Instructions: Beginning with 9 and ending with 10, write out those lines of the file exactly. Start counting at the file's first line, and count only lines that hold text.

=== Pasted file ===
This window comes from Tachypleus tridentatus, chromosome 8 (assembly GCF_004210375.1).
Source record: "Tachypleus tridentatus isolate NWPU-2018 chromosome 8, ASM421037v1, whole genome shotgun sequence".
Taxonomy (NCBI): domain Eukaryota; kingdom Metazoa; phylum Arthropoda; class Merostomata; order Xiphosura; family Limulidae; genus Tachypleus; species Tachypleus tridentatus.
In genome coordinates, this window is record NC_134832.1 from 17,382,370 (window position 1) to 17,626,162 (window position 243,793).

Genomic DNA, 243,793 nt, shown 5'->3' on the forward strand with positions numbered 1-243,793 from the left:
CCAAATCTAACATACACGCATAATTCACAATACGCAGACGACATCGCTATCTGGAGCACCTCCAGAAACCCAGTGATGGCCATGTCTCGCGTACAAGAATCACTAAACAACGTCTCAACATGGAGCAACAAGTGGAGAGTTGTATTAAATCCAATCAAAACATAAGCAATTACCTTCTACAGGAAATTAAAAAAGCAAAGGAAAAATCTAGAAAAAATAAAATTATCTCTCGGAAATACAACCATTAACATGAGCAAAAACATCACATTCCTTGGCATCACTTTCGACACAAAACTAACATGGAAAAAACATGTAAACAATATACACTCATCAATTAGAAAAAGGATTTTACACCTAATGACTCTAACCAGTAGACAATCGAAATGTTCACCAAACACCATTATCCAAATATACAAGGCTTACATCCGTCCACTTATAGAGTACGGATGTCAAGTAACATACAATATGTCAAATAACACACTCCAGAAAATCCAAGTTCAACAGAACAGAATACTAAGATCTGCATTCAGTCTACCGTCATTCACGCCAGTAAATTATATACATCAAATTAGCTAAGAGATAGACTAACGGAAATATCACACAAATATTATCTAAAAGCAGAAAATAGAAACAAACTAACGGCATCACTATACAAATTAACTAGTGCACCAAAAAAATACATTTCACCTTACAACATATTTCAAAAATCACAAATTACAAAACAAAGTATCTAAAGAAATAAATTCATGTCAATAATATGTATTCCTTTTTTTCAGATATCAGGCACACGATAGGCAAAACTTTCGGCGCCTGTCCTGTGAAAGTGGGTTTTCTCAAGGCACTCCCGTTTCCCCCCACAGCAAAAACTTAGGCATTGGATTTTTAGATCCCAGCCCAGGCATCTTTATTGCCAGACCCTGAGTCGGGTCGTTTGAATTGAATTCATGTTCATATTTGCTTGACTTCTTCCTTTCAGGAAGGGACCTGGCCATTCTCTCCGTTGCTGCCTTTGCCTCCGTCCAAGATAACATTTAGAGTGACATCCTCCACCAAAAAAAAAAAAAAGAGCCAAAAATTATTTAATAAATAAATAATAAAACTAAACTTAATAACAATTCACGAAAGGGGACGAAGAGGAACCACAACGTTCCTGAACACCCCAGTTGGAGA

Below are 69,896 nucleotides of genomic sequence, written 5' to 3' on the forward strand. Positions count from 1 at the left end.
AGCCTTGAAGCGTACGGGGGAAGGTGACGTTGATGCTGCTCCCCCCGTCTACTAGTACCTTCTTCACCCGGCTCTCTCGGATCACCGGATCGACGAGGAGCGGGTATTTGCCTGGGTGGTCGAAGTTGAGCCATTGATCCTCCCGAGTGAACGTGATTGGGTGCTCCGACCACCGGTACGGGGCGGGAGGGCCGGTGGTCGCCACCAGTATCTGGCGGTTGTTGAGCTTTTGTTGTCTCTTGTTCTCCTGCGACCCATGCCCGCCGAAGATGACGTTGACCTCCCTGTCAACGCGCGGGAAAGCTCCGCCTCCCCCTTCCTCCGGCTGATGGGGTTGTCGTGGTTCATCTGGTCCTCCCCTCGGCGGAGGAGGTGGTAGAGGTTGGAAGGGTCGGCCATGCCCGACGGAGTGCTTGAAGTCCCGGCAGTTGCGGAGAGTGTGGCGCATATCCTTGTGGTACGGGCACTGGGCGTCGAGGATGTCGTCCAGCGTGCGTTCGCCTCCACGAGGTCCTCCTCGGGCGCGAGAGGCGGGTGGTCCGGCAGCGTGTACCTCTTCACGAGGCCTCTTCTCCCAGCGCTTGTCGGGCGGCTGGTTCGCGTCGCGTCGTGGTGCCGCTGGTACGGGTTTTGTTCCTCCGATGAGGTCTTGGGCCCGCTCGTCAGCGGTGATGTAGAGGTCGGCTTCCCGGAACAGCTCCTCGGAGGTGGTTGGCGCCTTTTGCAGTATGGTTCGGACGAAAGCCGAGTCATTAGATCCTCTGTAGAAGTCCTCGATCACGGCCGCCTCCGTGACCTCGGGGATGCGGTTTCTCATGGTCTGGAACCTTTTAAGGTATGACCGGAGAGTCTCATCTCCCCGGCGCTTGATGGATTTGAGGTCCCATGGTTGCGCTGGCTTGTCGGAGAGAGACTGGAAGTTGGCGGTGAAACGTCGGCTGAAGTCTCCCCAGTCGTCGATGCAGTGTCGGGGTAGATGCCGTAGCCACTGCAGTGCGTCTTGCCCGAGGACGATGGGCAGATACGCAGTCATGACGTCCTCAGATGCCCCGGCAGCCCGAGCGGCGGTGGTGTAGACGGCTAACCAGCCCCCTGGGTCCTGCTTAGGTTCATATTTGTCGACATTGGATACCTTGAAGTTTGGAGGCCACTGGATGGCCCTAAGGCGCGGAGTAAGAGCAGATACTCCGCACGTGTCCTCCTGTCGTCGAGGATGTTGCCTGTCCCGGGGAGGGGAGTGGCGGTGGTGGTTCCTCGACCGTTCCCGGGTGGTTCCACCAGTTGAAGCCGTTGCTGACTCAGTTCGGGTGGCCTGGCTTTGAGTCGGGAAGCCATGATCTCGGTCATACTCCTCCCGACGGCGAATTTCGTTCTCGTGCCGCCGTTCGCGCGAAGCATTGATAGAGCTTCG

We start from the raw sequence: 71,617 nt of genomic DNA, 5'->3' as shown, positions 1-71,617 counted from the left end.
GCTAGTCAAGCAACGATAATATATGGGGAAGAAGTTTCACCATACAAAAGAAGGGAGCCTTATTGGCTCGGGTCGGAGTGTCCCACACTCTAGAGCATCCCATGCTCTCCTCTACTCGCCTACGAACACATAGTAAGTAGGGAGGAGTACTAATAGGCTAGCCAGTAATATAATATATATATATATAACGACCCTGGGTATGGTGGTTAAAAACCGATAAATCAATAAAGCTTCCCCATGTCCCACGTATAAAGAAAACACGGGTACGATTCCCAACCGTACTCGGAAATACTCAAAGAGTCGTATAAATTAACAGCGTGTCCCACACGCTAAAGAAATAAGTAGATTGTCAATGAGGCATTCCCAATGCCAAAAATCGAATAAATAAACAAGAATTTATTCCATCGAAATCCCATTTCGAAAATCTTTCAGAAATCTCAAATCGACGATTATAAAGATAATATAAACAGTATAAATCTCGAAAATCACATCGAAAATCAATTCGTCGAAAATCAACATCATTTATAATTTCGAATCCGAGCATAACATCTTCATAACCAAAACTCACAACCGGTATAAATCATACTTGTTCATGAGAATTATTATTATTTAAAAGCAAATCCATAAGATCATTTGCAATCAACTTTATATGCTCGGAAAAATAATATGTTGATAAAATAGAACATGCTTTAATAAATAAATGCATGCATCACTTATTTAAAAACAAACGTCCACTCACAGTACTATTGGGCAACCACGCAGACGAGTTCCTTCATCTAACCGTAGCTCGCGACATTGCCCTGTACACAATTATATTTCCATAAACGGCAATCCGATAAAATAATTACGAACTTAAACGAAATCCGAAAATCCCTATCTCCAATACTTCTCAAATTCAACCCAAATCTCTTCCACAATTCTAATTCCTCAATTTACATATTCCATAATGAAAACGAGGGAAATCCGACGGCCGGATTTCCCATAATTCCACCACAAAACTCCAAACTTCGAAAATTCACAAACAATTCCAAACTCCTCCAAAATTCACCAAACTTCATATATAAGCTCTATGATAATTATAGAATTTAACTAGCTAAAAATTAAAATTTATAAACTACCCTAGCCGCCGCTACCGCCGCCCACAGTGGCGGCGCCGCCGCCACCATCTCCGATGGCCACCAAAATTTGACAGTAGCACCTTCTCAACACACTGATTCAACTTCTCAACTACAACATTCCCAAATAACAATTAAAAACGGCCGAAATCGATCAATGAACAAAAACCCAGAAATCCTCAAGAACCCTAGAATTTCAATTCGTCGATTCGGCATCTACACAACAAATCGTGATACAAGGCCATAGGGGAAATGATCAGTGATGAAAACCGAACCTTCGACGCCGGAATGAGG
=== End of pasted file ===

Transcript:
We start from the raw sequence: 71,617 nt of genomic DNA, 5'->3' as shown, positions 1-71,617 counted from the left end.
GCTAGTCAAGCAACGATAATATATGGGGAAGAAGTTTCACCATACAAAAGAAGGGAGCCTTATTGGCTCGGGTCGGAGTGTCCCACACTCTAGAGCATCCCATGCTCTCCTCTACTCGCCTACGAACACATAGTAAGTAGGGAGGAGTACTAATAGGCTAGCCAGTAATATAATATATATATATATAACGACCCTGGGTATGGTGGTTAAAAACCGATAAATCAATAAAGCTTCCCCATGTCCCACGTATAAAGAAAACACGGGTACGATTCCCAACCGTACTCGGAAATACTCAAAGAGTCGTATAAATTAACAGCGTGTCCCACACGCTAAAGAAATAAGTAGATTGTCAATGAGGCATTCCCAATGCCAAAAATCGAATAAATAAACAAGAATTTATTCCATCGAAATCCCATTTCGAAAATCTTTCAGAAATCTCAAATCGACGATTATAAAGATAATATAAACAGTATAAATCTCGAAAATCACATCGAAAATCAATTCGTCGAAAATCAACATCATTTATAATTTCGAATCCGAGCATAACATCTTCATAACCAAAACTCACAACCGGTATAAATCATACTTGTTCATGAGAATTATTATTATTTAAAAGCAAATCCATAAGATCATTTGCAATCAACTTTATATGCTCGGAAAAATAATATGTTGATAAAATAGAACATGCTTTAATAAATAAATGCATGCATCACTTATTTAAAAACAAACGTCCACTCACAGTACTATTGGGCAACCACGCAGACGAGTTCCTTCATCTAACCGTAGCTCGCGACATTGCCCTGTACACAATTATATTTCCATAAACGGCAATCCGATAAAATAATTACGAACTTAAACGAAATCCGAAAATCCCTATCTCCAATACTTCTCAAATTCAACCCAAATCTCTTCCACAATTCTAATTCCTCAATTTACATATTCCATAATGAAAACGAGGGAAATCCGACGGCCGGATTTCCCATAATTCCACCACAAAACTCCAAACTTCGAAAATTCACAAACAATTCCAAACTCCTCCAAAATTCACCAAACTTCATATATAAGCTCTATGATAATTATAGAATTTAACTAGCTAAAAATTAAAATTTATAAACTACCCTAGCCGCCGCTACCGCCGCCCACAGTGGCGGCGCCGCCGCCACCATCTCCGATGGCCACCAAAATTTGACAGTAGCACCTTCTCAACACACTGATTCAACTTCTCAACTACAACATTCCCAAATAACAATTAAAAACGGCCGAAATCGATCAATGAACAAAAACCCAGAAATCCTCAAGAACCCTAGAATTTCAATTCGTCGATTCGGCATCTACACAACAAATCGTGATACAAGGCCATAGGGGAAATGATCAGTGATGAAAACCGAACCTTCGACGCCGGAATGAGG